Universities have agreed to adopt a voluntary code that would require them to justify repeated pay rises for vice-chancellors above those of other staff, after a year of controversy over high salaries.
But the guidelines published by the Committee of University Chairs (CUC) appear to have been watered down compared with a more detailed draft published by the committee earlier this year.
The draft code from January included a requirement for universities to publish how much more their vice-chancellor earns than the median pay of their overall workforce, and compare this multiple to the national range. Those in the highest 20% would then have to justify their unusually high salaries.
But the completed code to be adopted, which is less than half the length of the draft, has dropped the specific range in favour of less definitive wording.
The wording was changed after consultation, with several university leaders objecting to the metric, including some of those whose pay would have been classified as being in the upper bracket.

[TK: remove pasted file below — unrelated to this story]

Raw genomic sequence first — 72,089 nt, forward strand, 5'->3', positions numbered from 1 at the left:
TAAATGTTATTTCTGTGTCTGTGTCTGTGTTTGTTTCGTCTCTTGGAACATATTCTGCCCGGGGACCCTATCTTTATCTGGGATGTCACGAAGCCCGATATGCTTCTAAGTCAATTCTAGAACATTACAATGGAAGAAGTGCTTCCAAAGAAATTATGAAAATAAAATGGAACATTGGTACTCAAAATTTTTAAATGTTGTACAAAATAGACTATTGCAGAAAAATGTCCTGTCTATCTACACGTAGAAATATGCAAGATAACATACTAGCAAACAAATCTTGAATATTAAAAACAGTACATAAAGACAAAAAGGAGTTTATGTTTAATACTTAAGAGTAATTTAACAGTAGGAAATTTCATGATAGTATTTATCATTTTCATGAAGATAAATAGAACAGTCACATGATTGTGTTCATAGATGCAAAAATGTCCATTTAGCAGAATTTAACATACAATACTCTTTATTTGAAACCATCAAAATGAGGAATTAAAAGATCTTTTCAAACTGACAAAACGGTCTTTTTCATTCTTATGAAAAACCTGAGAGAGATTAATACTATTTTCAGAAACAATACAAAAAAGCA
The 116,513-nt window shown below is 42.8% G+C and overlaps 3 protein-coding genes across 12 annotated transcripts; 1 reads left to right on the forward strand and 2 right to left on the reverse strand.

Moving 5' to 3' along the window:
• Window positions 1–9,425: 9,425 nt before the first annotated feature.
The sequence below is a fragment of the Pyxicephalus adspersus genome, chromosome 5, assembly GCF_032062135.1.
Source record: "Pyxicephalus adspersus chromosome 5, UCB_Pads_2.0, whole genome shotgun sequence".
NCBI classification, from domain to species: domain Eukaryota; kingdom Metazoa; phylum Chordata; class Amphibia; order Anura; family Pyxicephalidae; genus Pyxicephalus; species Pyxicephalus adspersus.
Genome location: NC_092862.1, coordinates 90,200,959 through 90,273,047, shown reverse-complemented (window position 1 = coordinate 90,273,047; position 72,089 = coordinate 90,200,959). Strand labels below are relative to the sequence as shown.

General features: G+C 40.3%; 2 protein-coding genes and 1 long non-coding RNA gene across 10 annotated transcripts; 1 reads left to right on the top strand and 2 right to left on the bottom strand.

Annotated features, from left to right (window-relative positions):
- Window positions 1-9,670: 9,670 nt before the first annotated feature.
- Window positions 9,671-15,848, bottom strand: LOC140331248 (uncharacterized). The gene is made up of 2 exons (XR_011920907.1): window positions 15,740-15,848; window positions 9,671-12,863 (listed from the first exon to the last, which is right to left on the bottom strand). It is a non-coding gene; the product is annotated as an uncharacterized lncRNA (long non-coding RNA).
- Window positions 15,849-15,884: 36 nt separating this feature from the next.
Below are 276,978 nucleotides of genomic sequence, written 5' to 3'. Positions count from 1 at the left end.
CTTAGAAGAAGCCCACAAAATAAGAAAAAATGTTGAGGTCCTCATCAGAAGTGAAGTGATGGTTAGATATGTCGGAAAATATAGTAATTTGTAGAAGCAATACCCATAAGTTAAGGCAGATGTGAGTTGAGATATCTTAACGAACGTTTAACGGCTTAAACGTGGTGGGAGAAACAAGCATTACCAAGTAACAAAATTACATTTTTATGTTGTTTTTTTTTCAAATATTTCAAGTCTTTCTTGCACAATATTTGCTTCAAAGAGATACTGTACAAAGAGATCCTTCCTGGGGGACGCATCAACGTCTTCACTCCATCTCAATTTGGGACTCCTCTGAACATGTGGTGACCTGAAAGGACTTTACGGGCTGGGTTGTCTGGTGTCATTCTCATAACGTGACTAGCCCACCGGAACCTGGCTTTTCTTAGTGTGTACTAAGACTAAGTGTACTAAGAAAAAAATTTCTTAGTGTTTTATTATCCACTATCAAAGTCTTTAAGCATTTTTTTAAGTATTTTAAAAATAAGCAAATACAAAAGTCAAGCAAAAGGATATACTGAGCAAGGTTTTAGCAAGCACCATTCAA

The code was criticised by the University and College Union, which represents higher #education staff. The union’s general secretary, Sally Hunt, said: “This woefully inadequate code is nothing more than another plea for restraint to a group of people who have ignored every previous request.
“It is staggering that it does not even ban vice-chancellors from attending the meetings where their pay is set. A bizarre gentleman’s agreement where the boss steps outside while their pay is discussed is not how you tackle excessive pay.”
Andrew Adonis, the former education minister who has been a vocal critic of vice-chancellor pay levels, said: “At long last the vice-chancellors have taken some basic steps towards good governance. But it’s not just process we need – it’s fundamental changes in behaviour. There needs to be an end to the culture of greed and excess.”
The new rules appear unlikely to prevent regulators in England from taking further action, with the Office for Students warning universities would face tougher conditions in justifying high pay.